The Paleoindian record … is noteworthy for its paucity of unambiguous items of art and ornamentation. The real fluorescence of symbolically laden material culture in North America comes during the subsequent Archaic period, several millennia after the last vestiges of Paleoindian lifeways had disappeared from the archaeological record. -John Speth, 2013
There are four or five sites in Oregon that qualify as Paleoarchaic, that is archaeological components chronometrically dated in excess of 11,500 cal B.P.: Paisley Caves, Newberry Crater, Connelly Caves, and Indian Sands (Curry County) (See Davis et al. 2012 for Paleo discussion.) Rimrock Draw Rockshelter (Harney County) may be considered another.
However, as yet no rock art in North America has been firmed dated to older than the end of what Davis defines as the late-Pleistocene marker of 11,500 BP (cal years), presumably the transition from Paleoarchaic to Archaic or the Early Holocene era.
Benson et al, in their ground-breaking study at Winnemucca Lake (2013), which cites Cannon and Ricks’ (1986) Great Basin Carved Abstract style, conclude, “We consider the Winnemucca Lake petroglyphs to represent an early archaic style characterized by distinctive design elements and motifs created using deeply carved lines and cupules. … specific motifs that are common to both Winnemucca Lake and Long Lake sites are also found elsewhere in the western Great Basin from Oregon to southeastern California.”
As we revel this Newer Year, let's respectfully enjoy this very old Carved Abstract rock art – four panels selected from a site in the southeast Oregon highlands near Long Lake tilting south toward Winnemucca Lake. Settle into the beauty of the rock art itself flowing through times’ mysterious portal. Offer gratitude to the makers who crossed the lands and gazed upon the stones, the bones of the earth, long ago. And to those who explore the measure of human presence in these lands.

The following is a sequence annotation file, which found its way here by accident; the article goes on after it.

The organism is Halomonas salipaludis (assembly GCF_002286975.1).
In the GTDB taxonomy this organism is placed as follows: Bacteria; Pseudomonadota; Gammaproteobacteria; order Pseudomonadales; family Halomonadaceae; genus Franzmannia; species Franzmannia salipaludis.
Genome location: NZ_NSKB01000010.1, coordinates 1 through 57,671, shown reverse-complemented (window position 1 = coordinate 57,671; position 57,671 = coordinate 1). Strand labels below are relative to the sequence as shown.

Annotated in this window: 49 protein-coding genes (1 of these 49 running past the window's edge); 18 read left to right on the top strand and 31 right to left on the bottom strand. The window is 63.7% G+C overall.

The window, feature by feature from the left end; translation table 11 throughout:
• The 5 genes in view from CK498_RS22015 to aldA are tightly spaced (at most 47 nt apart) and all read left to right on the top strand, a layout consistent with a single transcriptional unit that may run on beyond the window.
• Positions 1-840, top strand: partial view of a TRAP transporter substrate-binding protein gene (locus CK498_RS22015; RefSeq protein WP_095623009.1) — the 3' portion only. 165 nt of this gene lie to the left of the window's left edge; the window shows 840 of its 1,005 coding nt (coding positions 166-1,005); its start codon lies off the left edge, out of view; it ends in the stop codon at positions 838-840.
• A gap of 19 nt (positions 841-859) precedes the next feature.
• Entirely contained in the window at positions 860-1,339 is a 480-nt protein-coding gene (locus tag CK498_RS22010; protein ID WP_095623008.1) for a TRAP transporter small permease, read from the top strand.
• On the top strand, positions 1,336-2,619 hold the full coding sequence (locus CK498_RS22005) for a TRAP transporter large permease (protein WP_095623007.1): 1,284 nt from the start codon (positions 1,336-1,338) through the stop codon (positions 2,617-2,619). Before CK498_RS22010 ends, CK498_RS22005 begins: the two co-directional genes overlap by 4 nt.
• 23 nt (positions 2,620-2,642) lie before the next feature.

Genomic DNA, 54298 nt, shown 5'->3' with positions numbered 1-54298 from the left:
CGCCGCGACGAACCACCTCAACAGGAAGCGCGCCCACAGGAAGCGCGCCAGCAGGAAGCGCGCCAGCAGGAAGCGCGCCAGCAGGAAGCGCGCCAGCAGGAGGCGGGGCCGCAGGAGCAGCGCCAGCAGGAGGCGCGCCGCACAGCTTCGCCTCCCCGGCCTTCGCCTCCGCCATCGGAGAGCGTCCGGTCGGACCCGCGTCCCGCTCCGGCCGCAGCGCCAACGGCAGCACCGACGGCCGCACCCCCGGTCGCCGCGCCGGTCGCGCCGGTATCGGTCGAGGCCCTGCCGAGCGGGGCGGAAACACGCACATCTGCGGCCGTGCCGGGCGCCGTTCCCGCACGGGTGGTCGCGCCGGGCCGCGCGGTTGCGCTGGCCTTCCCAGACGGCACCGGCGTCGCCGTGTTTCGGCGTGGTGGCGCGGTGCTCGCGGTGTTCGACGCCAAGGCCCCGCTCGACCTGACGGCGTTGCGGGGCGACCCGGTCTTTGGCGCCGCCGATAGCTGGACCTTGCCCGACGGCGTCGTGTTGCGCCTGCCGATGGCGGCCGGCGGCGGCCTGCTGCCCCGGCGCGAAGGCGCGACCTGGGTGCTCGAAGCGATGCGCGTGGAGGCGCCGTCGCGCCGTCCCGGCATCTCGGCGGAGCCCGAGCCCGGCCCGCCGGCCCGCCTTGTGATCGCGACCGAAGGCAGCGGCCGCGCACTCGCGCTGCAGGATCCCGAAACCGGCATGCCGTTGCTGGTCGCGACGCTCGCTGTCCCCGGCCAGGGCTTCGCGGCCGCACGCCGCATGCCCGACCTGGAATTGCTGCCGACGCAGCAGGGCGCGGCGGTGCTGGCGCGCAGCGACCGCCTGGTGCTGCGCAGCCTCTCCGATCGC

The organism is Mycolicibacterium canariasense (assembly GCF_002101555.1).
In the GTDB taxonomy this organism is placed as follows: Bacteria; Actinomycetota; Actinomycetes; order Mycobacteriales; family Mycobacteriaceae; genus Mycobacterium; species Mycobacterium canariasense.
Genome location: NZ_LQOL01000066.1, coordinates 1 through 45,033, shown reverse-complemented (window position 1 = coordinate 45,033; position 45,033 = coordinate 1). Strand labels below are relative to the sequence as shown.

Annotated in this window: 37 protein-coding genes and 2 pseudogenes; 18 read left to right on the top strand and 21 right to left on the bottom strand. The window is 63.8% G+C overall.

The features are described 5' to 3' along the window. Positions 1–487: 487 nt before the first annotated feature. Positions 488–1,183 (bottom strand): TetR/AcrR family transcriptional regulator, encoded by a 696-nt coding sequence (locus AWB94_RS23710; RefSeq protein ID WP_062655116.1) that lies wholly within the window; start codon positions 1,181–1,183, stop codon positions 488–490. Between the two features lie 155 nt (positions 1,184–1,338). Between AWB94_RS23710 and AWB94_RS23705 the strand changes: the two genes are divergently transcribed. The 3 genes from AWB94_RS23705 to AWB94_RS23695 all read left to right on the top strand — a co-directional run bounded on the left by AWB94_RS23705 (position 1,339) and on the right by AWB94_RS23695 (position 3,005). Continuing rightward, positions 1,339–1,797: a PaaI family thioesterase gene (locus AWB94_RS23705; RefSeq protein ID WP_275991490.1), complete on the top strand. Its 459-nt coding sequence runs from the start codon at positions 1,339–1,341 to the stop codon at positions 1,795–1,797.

Benson, Larry V., et al. 2013. Dating North America's oldest petroglyphs, Winnemucca Lake subbasin, Nevada. Journal of Archaeological Science, Vol 40:12.
Davis, Loren G., Samuel C. Willis, and Shane J. Macfarlan. 2012. Lithic Technology, Cultural Transmission, and the Nature of the Far Western Paleoarchaic/Paleoindian Co-Tradition. In Meetings at the Margins: Prehistoric Cultural Interactions in the Intermountain West, Rhode, David, ed., University of Utah Press, 47:64.
O’Grady, Patrick, Margaret M. Helzer, and Scott P. Thomas. 2012. A Glimpse into the 2012 University of Oregon Archaeology Field School at Rimrock Draw Rockshelter. Current Archaeological Happenings in Oregon 37(2-3):4-7.
Speth, John. 2013. PaleoIndian big-game hunters in North America: are we misreading the evidence? Quaternary International, Volume 285, 197-198.